49ers report card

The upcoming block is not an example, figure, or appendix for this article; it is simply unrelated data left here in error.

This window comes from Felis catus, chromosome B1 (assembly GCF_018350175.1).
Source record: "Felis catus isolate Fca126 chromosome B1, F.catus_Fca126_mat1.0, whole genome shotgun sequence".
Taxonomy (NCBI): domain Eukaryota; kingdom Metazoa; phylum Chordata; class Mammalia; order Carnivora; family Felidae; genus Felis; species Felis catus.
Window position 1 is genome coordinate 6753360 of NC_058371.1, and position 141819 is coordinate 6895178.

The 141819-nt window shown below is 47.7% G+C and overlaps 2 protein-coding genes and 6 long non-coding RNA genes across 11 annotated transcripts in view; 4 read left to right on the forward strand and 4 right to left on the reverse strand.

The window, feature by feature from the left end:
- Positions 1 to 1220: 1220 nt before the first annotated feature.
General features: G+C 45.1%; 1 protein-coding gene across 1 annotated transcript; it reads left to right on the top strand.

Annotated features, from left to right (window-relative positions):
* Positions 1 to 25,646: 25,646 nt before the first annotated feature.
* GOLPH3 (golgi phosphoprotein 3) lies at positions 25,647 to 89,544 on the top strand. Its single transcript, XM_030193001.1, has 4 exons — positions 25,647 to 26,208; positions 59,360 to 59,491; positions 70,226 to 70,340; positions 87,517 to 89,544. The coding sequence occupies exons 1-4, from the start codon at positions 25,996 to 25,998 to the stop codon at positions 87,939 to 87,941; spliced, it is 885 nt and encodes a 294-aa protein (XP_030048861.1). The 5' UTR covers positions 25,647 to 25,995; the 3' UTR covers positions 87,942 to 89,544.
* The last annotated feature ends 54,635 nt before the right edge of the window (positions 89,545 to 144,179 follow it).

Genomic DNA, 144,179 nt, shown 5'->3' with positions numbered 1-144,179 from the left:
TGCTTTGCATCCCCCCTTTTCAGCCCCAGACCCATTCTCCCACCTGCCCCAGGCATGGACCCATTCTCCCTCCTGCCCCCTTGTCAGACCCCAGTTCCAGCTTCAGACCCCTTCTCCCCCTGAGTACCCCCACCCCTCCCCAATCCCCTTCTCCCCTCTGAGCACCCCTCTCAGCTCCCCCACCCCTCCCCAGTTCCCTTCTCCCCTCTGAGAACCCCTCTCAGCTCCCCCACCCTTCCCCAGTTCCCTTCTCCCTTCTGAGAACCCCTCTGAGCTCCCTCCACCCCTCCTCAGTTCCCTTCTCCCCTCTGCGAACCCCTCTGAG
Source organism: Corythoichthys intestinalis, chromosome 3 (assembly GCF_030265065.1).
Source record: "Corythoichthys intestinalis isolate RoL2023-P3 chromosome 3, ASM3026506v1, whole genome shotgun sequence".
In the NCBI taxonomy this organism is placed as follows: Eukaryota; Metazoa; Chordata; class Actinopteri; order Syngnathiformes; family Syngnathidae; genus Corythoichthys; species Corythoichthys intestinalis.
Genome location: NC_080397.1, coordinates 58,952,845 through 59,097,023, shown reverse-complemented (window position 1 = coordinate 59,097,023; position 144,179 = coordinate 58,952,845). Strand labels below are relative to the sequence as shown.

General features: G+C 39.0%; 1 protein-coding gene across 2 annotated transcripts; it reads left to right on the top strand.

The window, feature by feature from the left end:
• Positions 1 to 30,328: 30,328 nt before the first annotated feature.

PASSING OFFENSE: B-plus -- Quarterback Alex Smith looked to be in charge as he completed 23 of 40 passes for 288 yards - all career highs - and a touchdown while protecting the ball well with no turnovers. Smith was sacked only once and showed a quick first step when evading rushers who came free off the edges. Smith also showed an ability to get the ball deep downfield on target. Receiver Antonio Bryant showed some big-play ability with four catches for 114 yards. He also had a 52-yard TD negated by right tackle Kwame Harris' holding penalty. Tight end Vernon Davis showed his explosiveness after taking a short pass 31 yards for a touchdown. But Davis, who had five catches, also fumbled and dropped a fourth-quarter pass on a third-and-2 that would've kept a drive alive deep in Cardinals territory. Frank Gore also proved to be a consistent threat out of the backfield with a team-high six receptions for 83 yards - a 13.8 average which is superb for a running back. Secondary receivers Arnaz Battle and Bryan Gilmore combined for four receptions but didn't make much impact. RUSHING OFFENSE: B-plus -- Gore was terrific, running with determination and showing all the reasons why the 49ers discarded Kevan Barlow during the summer. Gore gained 87 yards rushing - averaging 5.4 yards a pop on his 16 carries - and scored two touchdowns on the ground, showing great surge to carry defenders into the end zone. The run blocking was good - particularly since the 49ers lost run-blocker supreme Larry Allen to a knee injury on the their first offensive series - and when the line did not open things up, Gore did a good job of making positive yards. Fullback Chris Hetherington had a few solid blocks, which isn't necessarily his forte. PASSING DEFENSE: C-plus -- The 49ers did not get much pressure on Cardinals quarterback Kurt Warner early in the game, and he picked them apart. But as the game wore on, the 49ers were able to get some pressure on him. Linebacker Brandon Moore recorded a sack and pressured Warner into an intentional-grounding penalty. The 49ers recorded three sacks on Warner, who threw for 301 yards and three touchdowns. The coverage in the secondary might have been a little better than those numbers suggest, and it got better as the game progressed. That's a direct correlation to the pass rush, since San Francisco defensive backs often were very close to receivers in coverage on several plays instead of getting beat by wide margins. Warner put the ball exactly where it needed to be to be caught several times. Cornerbacks Shawntae Spencer and Walt Harris combined to knock away three passes and make 12 tackles. Nickel back Sammy Davis had two passes defensed, but dropped an interception on Arizona's first drive that could have been huge in sustaining the 49ers' early momentum. RUSHING DEFENSE: B-plus -- The 49ers held running back Edgerrin James to a 1.9 average in the first half and he finished with just 73 yards rushing despite toting the football 26 times - a 2.8 average. The 49ers' front seven did a good job of winning battles up front and clogging up the running lanes and looked much better than during its iffy preseason performance. Linebacker Derek Smith had a game-high nine tackles and Manny Lawson had six tackles and some nice back-side pursuit in his NFL debut. In 29 rushes, Arizona's longest run went for just 10 yards. SPECIAL TEAMS: B -- Joe Nedney missed a 34-yard field-goal attempt - the first time he has missed from within 38 yards as a 49er - which was the only real gaffe on a strong day by the special teams. That miss gave the 49ers nothing to show for a 61-yard drive that bridged the third and fourth quarters. Arnaz Battle had a 60-yard punt return to the Arizona 5-yard line that set up a Nedney 22-yard field goal. In the final 32 seconds, Nedney's 44-yard field goal and onside kick, which Marcus Hudson recovered, gave the 49ers one last chance to send the game into overtime. Andy Lee dropped three punts inside the Arizona 20-yard line and the Cardinals had zero return yards on four punts. Maurice Hicks averaged 25.2 yards on six kickoff returns as the 49ers won the battle of field position. COACHING: A -- Offensive coordinator Norv Turner assembled a fine offensive game plan, enabling the 49ers to gain 393 yards of total offense. Defensively, the 49ers used a variety of blitzes to get some pressure on Warner after failing early in the game. Nolan made a risky decision to send out his field-goal unit for a 44-yard attempt on first down when the 49ers needed two scores with under a minute to play, but it turned out to be a great move that gave his team an opportunity in the final seconds to send the game into overtime, which it came a few end-zone incompletions from doing.